Milwaukee County officials are moving forward with plans to spend nearly $22 million in federal stimulus on renovations to a local community center, improvements to golf courses, testing for lead in water and other projects.
County Executive David Crowley signed into law Wednesday a proposal to use $21.9 million from the American Rescue Plan Act on a series of one-time investments meant to reduce the county’s structural deficit. That deficit, Crowley said in a press release, stems from stagnant revenue-sharing from state government, state-imposed limits on the county’s ability to raise money and increased demand for county services.
“County services – from parks, to transit, to mental health – are relied upon by hundreds of thousands of people each year,” Crowley said in the statement. “Our residents count on us to be able to sustain the services and programs that aim to keep Milwaukee healthy, working, and moving. By signing this legislation today, we help ensure critical services can continue for our community.”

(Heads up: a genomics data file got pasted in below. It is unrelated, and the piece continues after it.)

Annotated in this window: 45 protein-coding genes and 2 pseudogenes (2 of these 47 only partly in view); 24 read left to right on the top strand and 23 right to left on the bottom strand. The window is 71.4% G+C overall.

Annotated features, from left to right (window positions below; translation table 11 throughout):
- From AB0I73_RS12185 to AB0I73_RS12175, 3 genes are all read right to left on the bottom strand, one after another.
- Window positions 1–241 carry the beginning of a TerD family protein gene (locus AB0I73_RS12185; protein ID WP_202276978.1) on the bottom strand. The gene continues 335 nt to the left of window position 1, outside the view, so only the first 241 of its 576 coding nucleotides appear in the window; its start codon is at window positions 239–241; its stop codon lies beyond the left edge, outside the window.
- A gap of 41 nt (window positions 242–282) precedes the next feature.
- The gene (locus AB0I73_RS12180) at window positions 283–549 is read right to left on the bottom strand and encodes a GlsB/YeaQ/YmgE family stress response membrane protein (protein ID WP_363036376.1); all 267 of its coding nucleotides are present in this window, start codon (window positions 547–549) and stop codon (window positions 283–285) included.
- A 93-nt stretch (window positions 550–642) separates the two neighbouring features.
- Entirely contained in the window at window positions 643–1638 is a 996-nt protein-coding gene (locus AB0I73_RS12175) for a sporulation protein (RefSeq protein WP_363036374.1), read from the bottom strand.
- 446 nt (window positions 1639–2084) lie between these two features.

Among the allocations approved by Crowley were:
Many of these projects were identified by a “Fiscal Health Challenge” study conducted by the county’s office of strategy, budget and performance. Others were chosen to allow the county to catch up on deferred maintenance.